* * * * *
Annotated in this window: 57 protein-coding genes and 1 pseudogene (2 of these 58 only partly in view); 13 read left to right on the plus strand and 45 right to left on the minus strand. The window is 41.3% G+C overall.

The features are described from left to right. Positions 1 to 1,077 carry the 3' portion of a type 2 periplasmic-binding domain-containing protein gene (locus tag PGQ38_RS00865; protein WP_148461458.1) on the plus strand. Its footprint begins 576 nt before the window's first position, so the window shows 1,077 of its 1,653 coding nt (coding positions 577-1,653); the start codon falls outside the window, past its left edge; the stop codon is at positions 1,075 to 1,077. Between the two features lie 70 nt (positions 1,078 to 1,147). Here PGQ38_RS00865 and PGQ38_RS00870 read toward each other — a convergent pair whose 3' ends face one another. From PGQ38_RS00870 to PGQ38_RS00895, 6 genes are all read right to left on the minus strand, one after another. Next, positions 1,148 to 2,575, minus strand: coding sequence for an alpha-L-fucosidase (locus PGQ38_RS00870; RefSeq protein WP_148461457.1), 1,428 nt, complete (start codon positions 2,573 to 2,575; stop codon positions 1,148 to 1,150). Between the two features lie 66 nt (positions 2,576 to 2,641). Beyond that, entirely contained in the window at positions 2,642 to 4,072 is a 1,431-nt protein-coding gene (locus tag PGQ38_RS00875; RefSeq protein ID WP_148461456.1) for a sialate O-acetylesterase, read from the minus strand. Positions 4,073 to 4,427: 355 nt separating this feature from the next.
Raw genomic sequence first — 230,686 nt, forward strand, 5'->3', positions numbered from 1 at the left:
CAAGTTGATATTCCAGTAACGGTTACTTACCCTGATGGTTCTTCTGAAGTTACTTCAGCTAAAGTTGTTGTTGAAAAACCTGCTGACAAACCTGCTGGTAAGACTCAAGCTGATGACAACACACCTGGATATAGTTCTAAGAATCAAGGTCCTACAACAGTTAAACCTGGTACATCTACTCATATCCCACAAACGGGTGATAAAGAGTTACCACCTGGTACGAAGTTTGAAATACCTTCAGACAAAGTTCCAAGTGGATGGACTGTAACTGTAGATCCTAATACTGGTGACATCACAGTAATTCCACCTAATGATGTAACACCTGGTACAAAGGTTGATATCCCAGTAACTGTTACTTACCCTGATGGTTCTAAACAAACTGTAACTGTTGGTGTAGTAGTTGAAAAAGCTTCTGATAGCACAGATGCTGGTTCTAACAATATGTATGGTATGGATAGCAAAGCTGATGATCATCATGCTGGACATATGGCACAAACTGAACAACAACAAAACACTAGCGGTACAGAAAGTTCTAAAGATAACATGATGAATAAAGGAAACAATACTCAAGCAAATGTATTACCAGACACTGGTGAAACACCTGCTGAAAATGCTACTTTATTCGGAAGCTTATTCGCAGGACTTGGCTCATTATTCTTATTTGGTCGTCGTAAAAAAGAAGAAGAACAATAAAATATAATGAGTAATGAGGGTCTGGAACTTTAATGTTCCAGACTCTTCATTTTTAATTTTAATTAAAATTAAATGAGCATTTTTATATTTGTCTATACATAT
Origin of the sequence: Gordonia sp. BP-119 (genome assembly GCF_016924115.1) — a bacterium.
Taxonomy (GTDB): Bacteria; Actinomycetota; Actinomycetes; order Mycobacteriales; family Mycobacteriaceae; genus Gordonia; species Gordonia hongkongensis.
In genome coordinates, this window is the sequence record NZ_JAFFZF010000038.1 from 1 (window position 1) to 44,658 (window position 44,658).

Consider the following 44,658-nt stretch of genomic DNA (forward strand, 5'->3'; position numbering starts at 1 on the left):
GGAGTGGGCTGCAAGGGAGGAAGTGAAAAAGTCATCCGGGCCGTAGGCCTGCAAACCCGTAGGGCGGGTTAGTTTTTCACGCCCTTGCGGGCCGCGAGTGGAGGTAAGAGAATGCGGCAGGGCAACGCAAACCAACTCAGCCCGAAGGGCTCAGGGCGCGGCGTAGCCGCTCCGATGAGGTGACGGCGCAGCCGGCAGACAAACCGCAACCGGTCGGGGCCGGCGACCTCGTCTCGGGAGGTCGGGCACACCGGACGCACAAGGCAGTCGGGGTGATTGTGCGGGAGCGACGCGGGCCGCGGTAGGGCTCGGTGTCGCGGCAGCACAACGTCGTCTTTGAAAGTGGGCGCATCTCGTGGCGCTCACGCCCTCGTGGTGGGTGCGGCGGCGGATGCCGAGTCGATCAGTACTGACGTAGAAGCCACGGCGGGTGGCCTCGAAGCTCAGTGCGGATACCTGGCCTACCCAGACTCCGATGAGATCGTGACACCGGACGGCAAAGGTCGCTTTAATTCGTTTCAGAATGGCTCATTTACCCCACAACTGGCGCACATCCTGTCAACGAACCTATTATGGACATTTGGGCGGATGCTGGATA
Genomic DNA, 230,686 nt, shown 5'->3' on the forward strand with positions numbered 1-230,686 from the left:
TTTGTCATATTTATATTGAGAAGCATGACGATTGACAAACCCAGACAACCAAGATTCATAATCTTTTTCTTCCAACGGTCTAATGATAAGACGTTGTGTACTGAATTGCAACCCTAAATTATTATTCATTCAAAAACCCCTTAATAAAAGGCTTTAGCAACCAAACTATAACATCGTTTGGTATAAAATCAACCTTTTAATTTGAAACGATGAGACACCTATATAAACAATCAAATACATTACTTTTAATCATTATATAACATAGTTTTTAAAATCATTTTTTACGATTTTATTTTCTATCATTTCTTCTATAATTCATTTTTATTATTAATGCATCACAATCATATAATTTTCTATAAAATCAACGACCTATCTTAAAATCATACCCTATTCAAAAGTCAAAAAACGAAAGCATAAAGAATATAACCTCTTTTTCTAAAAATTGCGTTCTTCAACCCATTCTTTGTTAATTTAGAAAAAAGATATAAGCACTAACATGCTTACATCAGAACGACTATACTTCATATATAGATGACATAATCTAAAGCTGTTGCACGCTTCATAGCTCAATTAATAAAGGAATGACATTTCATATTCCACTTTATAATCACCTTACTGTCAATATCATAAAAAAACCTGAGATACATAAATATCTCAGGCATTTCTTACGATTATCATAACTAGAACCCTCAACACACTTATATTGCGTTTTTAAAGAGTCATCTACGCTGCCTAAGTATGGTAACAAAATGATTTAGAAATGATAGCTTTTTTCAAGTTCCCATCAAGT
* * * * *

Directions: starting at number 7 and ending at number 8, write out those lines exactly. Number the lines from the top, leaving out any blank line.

In genome coordinates, this window is the sequence record NZ_JAFFZF010000038.1 from 1 (window position 1) to 44,658 (window position 44,658).

Consider the following 44,658-nt stretch of genomic DNA (forward strand, 5'->3'; position numbering starts at 1 on the left):